Weekly Brief: All the news from LA Auto Show and beyond

Weekly Brief: All the news from LA Auto Show and beyond

In this week’s Brief: Car Connectivity Consortium, LA Auto Show, Ford, Parkopedia, Volvo, Sprint, CalAmp, Tesla Motors, TomTom Business Solutions and INRIX.

Why on earth should automakers bother with expensive onboard computers and infotainment systems when they can simply piggyback on the content and connectivity of smartphones?

This was the tacit question that the Car Connectivity Consortium (CCC) posed at the LA Auto Show last week when it rolled out the new version of its MirrorLink standard, which enables car makers to rely on drivers‘ smartphones for data connection, GPS and app content. The original MirrorLink standard (1.0) offered just three apps, dubbed Call, Drive and Music. The new standard (1.1) opens the system up to third-party developers and provides them with a one-stop shop to create apps that are interoperable between a majority of the world’s most popular cars and handsets. 

Those in the embedded camp still maintain that relying on a smartphone’s data connection, processor and GPS antenna is asking for trouble when it comes to speed, quality and consistency of service. But CCC believes that the smartphone is more than capable to provide the bulk of a car’s connectivity and that a seamless user interface across multiple vehicles and devices will be a clear win with consumers.

“Right now, car connectivity is all about content,” said Jörg Brakensiek, technical work group chair of the CCC. “The sooner we can make content suitable for in-car consumption, the sooner car connectivity will achieve its promise.”

Also at the LA Auto Show, Ford announced that it has produced its 10 millionth SYNC-equipped automobile just six years after launching the infotainment system. Today, nearly all Ford retail vehicles are sold with advanced infotainment technologies, and the company ranks first in ABI Research’s OEM connected automotive infotainment Competitive Assessment.

“SYNC has helped us to think and act more like a technology company,” said Jim Farley, Ford executive vice president of global marketing, sales and service. “It has forever changed how we look at our business and how we respond to our customers.”

Parkopedia, meanwhile, announced that it will provide Volvo with a global in-car parking service. Parkopedia provides users with real-time insight into the availability of parking spaces in cities and towns – the company monitors more than 28 million spots in 40 countries. Parkopedia didn’t say much of its arrangement with Volvo, but presumably the app will run via Volvo’s new Sensus Connected Touch infotainment system, when it rolls out in 2014.

Also at the auto show, Sprint released Sprint Velocity Connect, which expands the Sprint Velocity platform to allow automakers to add telematics control units, on-board diagnostic devices and embedded in-dash head units as they see fit. The result: greater customization and ability for automakers to deploy these solutions either before or after a vehicle is sold thanks to Sprint Velocity’s Cloud-based architecture.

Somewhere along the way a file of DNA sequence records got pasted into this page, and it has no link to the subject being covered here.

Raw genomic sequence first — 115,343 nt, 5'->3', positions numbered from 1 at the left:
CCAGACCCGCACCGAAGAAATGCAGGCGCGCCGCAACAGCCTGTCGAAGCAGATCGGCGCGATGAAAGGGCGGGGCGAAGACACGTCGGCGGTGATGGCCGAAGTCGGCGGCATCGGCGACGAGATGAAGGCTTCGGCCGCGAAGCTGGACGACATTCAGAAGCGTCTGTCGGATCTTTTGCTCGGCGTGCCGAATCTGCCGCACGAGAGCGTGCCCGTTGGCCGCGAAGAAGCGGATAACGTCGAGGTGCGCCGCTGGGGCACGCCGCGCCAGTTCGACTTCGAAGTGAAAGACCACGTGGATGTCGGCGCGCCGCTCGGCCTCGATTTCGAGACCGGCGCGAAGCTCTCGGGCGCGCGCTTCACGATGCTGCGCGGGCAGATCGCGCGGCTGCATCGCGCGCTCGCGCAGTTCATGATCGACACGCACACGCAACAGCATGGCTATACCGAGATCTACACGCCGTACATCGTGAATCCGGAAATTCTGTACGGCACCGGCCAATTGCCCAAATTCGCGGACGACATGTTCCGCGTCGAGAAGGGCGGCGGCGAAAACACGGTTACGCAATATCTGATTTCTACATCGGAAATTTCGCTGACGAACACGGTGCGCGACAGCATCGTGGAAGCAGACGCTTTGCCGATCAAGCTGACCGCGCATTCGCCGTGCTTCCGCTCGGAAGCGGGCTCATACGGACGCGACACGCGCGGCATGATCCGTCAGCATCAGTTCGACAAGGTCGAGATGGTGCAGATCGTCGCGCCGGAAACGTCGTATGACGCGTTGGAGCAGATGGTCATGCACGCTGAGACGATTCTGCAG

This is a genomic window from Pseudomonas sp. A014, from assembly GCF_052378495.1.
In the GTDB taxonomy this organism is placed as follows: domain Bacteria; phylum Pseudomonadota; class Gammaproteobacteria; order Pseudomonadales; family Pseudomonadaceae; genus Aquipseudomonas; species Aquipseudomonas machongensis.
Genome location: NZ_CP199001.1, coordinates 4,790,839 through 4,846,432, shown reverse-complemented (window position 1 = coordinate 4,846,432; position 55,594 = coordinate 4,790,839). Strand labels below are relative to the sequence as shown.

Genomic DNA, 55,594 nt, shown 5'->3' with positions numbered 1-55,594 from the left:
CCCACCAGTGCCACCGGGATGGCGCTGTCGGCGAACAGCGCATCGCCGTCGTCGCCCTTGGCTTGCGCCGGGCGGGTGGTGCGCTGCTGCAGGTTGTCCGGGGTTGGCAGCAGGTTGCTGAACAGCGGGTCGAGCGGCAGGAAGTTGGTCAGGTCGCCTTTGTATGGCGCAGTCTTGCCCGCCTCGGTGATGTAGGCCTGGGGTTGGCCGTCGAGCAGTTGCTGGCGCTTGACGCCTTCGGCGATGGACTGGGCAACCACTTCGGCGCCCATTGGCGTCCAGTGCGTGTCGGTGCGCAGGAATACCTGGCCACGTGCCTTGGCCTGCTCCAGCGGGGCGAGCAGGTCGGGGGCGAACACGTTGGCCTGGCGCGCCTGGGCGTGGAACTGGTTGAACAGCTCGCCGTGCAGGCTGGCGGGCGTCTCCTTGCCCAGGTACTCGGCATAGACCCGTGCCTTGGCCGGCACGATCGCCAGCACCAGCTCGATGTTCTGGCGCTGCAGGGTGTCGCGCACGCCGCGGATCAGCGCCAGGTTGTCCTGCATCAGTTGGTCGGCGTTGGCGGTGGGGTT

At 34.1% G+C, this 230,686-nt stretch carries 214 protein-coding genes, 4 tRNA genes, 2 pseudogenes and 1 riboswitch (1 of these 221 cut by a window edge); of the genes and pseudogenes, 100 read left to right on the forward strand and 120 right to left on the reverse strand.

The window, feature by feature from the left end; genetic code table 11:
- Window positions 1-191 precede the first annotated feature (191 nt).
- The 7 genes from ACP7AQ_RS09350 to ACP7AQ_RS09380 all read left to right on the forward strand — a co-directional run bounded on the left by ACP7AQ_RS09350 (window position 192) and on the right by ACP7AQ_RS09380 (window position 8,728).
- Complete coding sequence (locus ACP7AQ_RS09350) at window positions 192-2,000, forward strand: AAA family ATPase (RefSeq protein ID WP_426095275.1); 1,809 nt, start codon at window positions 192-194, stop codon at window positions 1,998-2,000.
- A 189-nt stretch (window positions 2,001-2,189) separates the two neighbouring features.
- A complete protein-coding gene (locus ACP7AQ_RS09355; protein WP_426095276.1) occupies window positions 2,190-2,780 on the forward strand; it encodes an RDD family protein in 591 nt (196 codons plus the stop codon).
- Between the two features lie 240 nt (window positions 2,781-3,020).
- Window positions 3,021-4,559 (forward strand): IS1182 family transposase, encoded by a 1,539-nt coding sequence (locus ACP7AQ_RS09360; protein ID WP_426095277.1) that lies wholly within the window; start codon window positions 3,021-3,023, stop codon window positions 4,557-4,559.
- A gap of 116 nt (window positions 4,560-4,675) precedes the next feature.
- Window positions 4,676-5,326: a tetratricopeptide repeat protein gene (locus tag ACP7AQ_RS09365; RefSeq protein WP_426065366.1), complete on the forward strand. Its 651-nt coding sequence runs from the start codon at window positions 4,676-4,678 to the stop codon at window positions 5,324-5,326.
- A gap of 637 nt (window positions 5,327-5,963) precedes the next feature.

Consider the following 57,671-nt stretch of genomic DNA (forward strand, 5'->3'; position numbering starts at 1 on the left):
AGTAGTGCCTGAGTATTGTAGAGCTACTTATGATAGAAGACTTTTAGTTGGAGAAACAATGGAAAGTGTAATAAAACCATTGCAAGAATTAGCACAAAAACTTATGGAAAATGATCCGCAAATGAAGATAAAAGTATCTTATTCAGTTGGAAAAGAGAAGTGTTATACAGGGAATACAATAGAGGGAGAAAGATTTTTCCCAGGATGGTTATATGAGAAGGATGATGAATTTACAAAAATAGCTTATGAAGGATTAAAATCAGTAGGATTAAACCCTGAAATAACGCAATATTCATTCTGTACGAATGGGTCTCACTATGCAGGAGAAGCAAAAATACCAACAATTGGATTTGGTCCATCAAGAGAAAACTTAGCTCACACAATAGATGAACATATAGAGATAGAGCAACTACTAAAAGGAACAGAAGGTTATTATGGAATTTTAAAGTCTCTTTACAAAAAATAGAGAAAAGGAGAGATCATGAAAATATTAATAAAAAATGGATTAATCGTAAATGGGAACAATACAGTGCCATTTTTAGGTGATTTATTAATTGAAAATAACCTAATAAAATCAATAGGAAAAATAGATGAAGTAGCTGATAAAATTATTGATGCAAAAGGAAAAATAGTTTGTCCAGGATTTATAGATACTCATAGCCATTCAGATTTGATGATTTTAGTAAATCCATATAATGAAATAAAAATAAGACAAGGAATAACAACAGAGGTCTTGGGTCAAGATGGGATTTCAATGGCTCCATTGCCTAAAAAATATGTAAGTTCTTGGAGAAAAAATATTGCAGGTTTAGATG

Sprint says that the new platform is operational today and that partner CalAmp has already deployed a plug-in device that OEMs can leverage for additional mobile services.

It was a busy week outside of Los Angeles as well.

Tesla Motors responded to its recent spate of vehicle fires with an over-the-air software update. The update modifies the Model S’s air suspension to result in greater ground clearance at highway speeds. Elon Musk, Tesla’s CEO, continue to downplay the fires when he compared the probability of a Model S bursting into flames to getting struck by lightning.

TomTom Business Solutions introduced a new road-toll reporting functionality for its fleet management platform. WEBFLEET toll reporting provides a real-time analysis of toll costs incurred for each trip, allowing transport companies to better manage expenses and provide customers with transparent invoices. The functionality accounts for all applicable national tolls in France, Germany, Austria and Slovakia.

Finally, INRIX launched its vaunted INRIX XD Incidents. Rather than rely on radio station personnel, XD Incidents detects accidents and road closures by automatically correlating real-time traffic flow data with information from nearly 400 public and private sources, including media partners, departments of transportation, emergency responders and community reports via social networks like Twitter.

The Weekly Brief is a round-up of the week’s top telematics news, combining TU analysis with information from industry press releases.

Andrew Tolve is a regular contributor to TU.

For all the latest telematics trends, check out Content and Apps for Automotive USA 2013 on Dec. 11-12 in San Francisco, Consumer Telematics Show 2014 on Jan. 6 in Las Vegas, Telematics for Fleet Management Europe 2014 on March 12-13 in Amsterdam, The Netherlands, and Content and Apps for Automotive Europe 2014 on April 8-9 in Munich, Germany.

For exclusive telematics business analysis and insight, check out TU’s reports: Telematics Connectivity Strategies Report 2013The Automotive HMI Report 2013Insurance Telematics Report 2013 and Fleet & Asset Management Report 2012.


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